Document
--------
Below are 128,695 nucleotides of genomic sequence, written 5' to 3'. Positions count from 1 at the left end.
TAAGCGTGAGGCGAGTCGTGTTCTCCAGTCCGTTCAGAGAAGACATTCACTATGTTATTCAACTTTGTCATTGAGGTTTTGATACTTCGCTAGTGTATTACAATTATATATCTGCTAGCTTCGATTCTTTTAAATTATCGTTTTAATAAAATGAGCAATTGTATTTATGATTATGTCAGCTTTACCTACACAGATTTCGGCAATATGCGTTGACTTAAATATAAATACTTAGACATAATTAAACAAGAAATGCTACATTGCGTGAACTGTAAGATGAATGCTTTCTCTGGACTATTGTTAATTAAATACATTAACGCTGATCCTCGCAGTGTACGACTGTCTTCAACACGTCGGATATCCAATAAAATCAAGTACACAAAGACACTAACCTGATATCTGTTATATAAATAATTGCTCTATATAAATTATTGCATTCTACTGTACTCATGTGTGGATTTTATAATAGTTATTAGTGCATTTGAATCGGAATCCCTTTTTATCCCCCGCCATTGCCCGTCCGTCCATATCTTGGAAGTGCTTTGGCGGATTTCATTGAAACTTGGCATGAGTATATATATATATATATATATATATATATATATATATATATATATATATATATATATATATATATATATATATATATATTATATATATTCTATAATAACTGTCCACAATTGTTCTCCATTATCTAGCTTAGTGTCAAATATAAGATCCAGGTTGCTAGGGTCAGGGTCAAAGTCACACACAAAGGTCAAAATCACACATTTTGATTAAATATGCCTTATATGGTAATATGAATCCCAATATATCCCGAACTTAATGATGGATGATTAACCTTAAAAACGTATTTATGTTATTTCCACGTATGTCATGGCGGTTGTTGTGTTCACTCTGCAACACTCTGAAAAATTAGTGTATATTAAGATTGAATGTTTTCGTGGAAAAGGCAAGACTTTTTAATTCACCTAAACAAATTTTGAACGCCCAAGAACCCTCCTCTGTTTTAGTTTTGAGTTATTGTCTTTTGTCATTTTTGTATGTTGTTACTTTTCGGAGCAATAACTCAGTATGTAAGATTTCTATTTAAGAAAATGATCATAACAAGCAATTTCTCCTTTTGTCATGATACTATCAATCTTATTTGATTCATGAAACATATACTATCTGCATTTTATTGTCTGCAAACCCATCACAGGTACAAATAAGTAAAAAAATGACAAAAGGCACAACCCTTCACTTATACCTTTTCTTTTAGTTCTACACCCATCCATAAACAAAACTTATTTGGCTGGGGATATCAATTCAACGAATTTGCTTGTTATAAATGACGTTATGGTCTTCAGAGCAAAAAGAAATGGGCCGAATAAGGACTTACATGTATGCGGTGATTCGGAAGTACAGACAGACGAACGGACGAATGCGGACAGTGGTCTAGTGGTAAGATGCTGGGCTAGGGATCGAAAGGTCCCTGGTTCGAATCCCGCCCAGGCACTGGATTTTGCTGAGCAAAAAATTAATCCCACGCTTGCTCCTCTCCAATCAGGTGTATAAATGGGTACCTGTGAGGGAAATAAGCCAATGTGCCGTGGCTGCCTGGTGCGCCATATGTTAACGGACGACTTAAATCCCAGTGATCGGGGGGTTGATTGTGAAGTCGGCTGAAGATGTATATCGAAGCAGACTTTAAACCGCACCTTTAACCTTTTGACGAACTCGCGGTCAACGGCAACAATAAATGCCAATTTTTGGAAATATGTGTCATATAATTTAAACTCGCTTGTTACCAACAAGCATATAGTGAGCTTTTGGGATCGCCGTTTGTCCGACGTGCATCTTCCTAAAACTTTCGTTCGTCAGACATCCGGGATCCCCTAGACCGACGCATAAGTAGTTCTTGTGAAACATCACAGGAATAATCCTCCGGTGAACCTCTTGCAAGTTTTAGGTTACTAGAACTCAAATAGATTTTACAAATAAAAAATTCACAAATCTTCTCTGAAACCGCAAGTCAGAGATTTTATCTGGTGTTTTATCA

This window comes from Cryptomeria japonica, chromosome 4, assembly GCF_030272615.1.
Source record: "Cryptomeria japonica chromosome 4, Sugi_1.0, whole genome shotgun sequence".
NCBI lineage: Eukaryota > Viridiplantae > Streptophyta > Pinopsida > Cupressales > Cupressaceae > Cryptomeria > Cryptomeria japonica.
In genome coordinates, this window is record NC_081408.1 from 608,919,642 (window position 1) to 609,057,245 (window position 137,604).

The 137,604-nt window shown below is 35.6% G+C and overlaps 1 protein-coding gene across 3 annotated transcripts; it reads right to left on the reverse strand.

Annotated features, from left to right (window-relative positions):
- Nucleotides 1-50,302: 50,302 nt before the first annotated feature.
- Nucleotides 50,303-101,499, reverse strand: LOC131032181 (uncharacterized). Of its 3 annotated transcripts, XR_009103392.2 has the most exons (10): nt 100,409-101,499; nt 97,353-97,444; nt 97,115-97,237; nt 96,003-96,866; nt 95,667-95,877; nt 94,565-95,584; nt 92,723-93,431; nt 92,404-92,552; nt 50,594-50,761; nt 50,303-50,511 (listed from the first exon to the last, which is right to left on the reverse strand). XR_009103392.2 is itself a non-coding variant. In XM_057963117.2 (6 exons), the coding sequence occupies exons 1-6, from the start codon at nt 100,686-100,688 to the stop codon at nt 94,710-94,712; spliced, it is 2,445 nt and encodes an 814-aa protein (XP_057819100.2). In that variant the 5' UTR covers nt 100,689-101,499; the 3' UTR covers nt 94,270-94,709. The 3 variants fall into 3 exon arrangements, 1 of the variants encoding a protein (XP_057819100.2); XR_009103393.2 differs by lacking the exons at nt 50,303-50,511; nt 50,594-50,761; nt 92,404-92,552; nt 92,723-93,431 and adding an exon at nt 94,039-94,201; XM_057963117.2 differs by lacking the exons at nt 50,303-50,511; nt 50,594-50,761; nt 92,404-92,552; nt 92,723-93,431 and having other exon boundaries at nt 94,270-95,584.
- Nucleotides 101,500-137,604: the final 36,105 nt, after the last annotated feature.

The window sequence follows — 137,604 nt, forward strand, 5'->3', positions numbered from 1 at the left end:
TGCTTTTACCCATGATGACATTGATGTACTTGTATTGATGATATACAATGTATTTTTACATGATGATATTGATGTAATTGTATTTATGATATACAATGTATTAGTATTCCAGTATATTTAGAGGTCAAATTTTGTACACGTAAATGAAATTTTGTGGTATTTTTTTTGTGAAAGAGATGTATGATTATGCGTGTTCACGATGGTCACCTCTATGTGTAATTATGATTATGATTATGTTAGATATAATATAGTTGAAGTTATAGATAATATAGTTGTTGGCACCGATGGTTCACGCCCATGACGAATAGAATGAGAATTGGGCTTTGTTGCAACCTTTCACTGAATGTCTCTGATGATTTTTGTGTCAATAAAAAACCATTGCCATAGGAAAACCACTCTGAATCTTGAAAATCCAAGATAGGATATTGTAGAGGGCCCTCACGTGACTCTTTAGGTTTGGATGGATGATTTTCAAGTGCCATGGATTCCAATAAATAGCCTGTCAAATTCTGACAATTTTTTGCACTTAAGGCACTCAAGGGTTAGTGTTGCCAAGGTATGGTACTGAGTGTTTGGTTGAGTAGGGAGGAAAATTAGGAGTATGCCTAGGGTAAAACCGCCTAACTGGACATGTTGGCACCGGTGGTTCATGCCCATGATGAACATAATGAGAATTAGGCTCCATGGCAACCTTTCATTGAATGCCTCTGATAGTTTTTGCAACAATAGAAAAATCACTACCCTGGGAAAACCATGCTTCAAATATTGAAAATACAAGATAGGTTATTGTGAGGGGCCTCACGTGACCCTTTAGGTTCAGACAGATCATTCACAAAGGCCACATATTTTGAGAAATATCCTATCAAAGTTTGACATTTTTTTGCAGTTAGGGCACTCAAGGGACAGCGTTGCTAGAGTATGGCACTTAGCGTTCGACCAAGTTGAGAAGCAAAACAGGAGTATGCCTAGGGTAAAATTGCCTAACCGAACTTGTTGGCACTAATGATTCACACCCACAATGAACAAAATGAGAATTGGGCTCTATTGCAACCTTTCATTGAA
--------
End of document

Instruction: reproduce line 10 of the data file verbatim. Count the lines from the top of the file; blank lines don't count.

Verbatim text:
- Nucleotides 50,303-101,499, reverse strand: LOC131032181 (uncharacterized). Of its 3 annotated transcripts, XR_009103392.2 has the most exons (10): nt 100,409-101,499; nt 97,353-97,444; nt 97,115-97,237; nt 96,003-96,866; nt 95,667-95,877; nt 94,565-95,584; nt 92,723-93,431; nt 92,404-92,552; nt 50,594-50,761; nt 50,303-50,511 (listed from the first exon to the last, which is right to left on the reverse strand). XR_009103392.2 is itself a non-coding variant. In XM_057963117.2 (6 exons), the coding sequence occupies exons 1-6, from the start codon at nt 100,686-100,688 to the stop codon at nt 94,710-94,712; spliced, it is 2,445 nt and encodes an 814-aa protein (XP_057819100.2). In that variant the 5' UTR covers nt 100,689-101,499; the 3' UTR covers nt 94,270-94,709. The 3 variants fall into 3 exon arrangements, 1 of the variants encoding a protein (XP_057819100.2); XR_009103393.2 differs by lacking the exons at nt 50,303-50,511; nt 50,594-50,761; nt 92,404-92,552; nt 92,723-93,431 and adding an exon at nt 94,039-94,201; XM_057963117.2 differs by lacking the exons at nt 50,303-50,511; nt 50,594-50,761; nt 92,404-92,552; nt 92,723-93,431 and having other exon boundaries at nt 94,270-95,584.